• Prairie Potholes: 5.3 million acres remain (WAS 17 million) in US N. Dakota, S. Dakota, Minnesota
    • - 33,000 acres destroyed each year
  • 16.
    • Great Lakes: marshes along Great Lakes have decreased by 90 %
  • 17.
    • California wetlands: 450,000 acres left of its original 5 million acres.
  • 18.
    • Lower Mississippi Valley: 15% bottomland hardwood wetlands are left
  • 19.
    • To Help:
    • Local zoning laws
    • National reserves
    • Write your legislators
    • (lack support and money, so rules are poorly enforced!)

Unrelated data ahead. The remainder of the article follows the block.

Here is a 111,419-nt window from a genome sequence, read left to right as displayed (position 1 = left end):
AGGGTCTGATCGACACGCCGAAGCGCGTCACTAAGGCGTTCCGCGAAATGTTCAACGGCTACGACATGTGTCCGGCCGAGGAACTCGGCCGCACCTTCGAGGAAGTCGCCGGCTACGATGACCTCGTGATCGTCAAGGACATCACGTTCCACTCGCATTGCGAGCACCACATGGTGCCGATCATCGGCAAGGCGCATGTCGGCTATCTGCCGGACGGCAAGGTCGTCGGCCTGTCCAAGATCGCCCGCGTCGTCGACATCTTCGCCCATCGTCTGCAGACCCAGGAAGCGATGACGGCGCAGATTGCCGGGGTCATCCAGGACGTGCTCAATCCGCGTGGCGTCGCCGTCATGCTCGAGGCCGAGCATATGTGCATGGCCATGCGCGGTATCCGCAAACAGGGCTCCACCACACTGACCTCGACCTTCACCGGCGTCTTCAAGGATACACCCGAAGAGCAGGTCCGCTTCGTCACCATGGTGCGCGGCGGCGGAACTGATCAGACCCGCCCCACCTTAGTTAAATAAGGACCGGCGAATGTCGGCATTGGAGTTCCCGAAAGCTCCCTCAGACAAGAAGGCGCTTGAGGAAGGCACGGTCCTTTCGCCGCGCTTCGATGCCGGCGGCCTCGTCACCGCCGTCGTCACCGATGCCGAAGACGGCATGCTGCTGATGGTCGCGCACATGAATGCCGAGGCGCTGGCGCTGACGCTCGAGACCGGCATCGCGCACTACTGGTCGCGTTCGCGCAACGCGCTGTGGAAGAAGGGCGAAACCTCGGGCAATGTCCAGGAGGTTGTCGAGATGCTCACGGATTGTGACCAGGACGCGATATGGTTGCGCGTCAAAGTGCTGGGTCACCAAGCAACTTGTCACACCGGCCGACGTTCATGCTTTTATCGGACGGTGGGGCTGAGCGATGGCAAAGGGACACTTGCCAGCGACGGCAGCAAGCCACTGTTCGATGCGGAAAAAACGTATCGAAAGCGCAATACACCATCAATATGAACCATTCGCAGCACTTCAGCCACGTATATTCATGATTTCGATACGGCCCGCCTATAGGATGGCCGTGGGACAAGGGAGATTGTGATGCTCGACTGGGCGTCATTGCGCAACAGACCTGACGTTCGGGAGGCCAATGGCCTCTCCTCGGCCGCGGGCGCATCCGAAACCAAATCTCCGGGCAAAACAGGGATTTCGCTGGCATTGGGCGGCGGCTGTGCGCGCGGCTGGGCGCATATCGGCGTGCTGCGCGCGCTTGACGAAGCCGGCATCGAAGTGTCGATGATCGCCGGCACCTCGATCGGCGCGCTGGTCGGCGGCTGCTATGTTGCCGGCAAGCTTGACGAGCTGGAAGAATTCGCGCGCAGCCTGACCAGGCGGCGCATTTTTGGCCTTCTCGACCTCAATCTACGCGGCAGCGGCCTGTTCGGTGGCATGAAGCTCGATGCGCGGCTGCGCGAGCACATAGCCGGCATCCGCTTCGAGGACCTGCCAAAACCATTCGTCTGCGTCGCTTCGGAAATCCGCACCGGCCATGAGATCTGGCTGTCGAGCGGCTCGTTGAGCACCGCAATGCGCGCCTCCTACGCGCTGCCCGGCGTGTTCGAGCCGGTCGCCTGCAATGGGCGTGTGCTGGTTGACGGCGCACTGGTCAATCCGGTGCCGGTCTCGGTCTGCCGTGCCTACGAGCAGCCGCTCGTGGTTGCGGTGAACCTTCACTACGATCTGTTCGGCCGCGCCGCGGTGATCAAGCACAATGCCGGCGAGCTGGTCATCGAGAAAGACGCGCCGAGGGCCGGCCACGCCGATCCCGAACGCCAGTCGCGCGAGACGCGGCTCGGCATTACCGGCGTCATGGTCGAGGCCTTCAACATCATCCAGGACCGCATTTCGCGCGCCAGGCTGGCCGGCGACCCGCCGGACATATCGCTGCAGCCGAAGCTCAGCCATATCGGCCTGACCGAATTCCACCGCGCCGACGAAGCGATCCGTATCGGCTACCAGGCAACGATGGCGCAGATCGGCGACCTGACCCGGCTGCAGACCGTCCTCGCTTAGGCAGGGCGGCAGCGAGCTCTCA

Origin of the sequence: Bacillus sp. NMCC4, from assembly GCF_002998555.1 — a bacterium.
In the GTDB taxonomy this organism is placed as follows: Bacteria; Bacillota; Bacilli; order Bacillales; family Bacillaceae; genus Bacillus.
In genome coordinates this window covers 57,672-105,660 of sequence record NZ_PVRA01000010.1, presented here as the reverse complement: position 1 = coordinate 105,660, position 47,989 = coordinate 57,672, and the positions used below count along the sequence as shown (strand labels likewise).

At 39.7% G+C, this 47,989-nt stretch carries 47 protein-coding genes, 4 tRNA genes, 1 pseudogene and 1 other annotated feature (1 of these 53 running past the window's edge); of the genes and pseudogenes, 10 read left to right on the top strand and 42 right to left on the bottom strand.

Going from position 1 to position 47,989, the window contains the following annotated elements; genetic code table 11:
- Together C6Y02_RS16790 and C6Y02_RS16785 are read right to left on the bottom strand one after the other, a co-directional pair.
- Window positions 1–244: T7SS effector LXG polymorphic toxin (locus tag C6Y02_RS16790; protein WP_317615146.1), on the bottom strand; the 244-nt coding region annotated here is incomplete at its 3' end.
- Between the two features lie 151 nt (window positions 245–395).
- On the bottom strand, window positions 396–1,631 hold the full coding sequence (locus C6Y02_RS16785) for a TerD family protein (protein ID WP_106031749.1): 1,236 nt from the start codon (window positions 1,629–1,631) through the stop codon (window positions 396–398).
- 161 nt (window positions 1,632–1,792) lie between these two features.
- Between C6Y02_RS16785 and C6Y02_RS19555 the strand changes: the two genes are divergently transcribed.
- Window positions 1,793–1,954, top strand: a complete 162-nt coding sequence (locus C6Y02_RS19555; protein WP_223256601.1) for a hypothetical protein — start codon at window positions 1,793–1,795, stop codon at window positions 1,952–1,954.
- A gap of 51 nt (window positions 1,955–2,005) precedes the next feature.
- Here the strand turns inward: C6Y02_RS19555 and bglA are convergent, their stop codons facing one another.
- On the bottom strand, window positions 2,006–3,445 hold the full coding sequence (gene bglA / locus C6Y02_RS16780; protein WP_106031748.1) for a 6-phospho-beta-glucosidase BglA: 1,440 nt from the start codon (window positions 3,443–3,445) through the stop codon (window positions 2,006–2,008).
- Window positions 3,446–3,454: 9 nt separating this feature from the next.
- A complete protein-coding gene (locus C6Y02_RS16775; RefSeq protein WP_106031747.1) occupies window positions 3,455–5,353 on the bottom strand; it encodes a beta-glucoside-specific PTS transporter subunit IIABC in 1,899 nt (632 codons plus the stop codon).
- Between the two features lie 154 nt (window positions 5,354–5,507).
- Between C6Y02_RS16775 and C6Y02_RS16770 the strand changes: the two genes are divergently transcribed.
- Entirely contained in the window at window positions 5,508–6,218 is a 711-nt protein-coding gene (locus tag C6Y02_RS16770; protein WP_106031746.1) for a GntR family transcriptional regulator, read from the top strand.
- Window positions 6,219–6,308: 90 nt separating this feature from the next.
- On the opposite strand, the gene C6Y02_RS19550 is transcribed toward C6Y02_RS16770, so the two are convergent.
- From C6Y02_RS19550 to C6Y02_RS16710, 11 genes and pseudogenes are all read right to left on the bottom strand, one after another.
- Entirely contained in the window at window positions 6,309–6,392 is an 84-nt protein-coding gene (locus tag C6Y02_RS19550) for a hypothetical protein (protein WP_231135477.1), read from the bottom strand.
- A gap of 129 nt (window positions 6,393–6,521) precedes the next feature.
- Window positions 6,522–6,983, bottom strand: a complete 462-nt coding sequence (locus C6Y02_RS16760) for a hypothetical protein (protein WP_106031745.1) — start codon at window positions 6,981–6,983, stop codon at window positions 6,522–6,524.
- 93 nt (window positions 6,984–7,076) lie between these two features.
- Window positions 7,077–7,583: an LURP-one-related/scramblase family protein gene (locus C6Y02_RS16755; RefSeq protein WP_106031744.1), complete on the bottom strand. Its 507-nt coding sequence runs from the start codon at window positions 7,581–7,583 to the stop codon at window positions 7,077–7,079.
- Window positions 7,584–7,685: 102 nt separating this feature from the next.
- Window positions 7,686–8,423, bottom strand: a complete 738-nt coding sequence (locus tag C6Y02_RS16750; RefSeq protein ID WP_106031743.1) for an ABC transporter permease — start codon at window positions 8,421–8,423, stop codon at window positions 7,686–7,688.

• Federal Migratory bird Stamp Program (Duck Stamp program)
    • Clean Water Act section 404
  • 20. WETLANDS Organism examples: Primary Producers : cattail, wild rice, smooth cord grass, sweet flag, blue iris, switch grass Primary Consumers : meadow voles, mice, rabbits, aquatic macroinvertebrates, deer, fish, waterfowl Secondary Consumers : birds of prey, snakes, foxes, fish, humans Tertiary Consumers: turkey vultures, ravens, crabs, humans Decomposers : fungi, bacteria
  • 21. WETLANDS
  • 22. How to survive ‘sink holes’ Man vs.Wild How to use your Shoelaces Man vs. Wild Water Compass Man vs. Wild Man vs. Wild: Surviving with Bear Man vs. Wild: Sawgrass
  • 23. Works Cited: PHOTOS
    • Wetlands collage
    • Bird
    • Salt marsh
    • Mangrove swamp
    • Freshwater marsh
    • Freshwater bogs
    • FL everglades & satellite image
    • Prairie Potholes
    • Great lakes
    • Ca.
    • Mississippi